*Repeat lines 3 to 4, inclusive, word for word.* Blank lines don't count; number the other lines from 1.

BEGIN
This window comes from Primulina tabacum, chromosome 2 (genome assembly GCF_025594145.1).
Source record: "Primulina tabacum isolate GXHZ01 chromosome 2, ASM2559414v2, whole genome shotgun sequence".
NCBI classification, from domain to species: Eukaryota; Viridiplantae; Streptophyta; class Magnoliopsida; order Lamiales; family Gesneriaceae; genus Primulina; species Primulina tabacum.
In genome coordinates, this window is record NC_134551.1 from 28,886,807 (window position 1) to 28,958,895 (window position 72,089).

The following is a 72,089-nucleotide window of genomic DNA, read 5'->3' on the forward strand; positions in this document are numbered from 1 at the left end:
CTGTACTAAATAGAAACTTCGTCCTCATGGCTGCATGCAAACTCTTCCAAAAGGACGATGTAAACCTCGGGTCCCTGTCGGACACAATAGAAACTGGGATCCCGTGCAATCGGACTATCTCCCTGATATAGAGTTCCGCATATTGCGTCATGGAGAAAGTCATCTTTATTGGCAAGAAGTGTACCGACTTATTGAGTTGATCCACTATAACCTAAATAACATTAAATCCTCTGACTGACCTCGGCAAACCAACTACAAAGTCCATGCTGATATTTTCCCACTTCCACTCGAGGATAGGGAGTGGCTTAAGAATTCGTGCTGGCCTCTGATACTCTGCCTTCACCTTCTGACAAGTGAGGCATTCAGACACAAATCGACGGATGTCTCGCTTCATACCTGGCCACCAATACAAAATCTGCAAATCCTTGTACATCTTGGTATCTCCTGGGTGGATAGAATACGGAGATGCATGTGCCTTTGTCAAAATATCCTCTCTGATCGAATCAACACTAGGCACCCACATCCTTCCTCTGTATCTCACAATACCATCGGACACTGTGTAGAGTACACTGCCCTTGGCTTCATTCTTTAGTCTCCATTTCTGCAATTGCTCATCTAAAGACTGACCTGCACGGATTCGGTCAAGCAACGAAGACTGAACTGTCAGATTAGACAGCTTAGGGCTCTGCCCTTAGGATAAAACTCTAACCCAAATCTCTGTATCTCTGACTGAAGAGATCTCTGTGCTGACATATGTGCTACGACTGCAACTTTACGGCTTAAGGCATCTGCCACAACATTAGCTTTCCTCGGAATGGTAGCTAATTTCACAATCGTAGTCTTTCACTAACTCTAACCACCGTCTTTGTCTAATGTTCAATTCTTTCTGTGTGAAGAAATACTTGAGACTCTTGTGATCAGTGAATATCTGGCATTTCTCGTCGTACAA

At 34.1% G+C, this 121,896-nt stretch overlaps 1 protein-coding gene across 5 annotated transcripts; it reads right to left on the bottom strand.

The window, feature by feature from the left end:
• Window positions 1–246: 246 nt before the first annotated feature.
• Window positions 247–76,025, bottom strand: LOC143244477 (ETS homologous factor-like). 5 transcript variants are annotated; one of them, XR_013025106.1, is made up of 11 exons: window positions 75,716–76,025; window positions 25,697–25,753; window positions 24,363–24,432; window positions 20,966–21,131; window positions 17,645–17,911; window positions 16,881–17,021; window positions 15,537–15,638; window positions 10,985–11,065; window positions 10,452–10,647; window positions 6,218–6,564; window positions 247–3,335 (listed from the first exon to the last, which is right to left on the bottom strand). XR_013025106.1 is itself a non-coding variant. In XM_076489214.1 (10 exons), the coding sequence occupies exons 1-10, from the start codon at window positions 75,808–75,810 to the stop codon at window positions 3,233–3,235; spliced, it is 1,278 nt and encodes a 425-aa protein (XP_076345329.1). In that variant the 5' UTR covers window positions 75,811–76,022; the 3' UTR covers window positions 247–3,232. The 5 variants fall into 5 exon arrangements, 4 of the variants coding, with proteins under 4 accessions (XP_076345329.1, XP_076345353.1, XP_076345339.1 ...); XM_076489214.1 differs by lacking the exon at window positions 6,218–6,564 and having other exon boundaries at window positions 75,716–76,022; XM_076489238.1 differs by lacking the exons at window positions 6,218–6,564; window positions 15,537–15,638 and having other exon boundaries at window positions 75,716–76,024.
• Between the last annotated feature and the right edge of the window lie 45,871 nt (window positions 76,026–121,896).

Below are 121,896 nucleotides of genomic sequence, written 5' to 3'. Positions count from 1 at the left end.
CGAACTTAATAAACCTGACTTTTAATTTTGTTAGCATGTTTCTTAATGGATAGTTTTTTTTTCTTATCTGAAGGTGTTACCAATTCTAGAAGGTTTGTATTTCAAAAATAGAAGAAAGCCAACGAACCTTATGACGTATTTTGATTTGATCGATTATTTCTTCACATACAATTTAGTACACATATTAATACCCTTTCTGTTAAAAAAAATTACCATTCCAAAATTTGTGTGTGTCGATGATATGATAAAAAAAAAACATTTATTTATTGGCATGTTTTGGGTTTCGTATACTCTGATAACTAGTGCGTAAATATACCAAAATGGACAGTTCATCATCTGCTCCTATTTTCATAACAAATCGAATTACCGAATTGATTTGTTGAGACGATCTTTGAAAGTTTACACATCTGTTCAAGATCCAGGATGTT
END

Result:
NCBI classification, from domain to species: Eukaryota; Viridiplantae; Streptophyta; class Magnoliopsida; order Lamiales; family Gesneriaceae; genus Primulina; species Primulina tabacum.
In genome coordinates, this window is record NC_134551.1 from 28,886,807 (window position 1) to 28,958,895 (window position 72,089).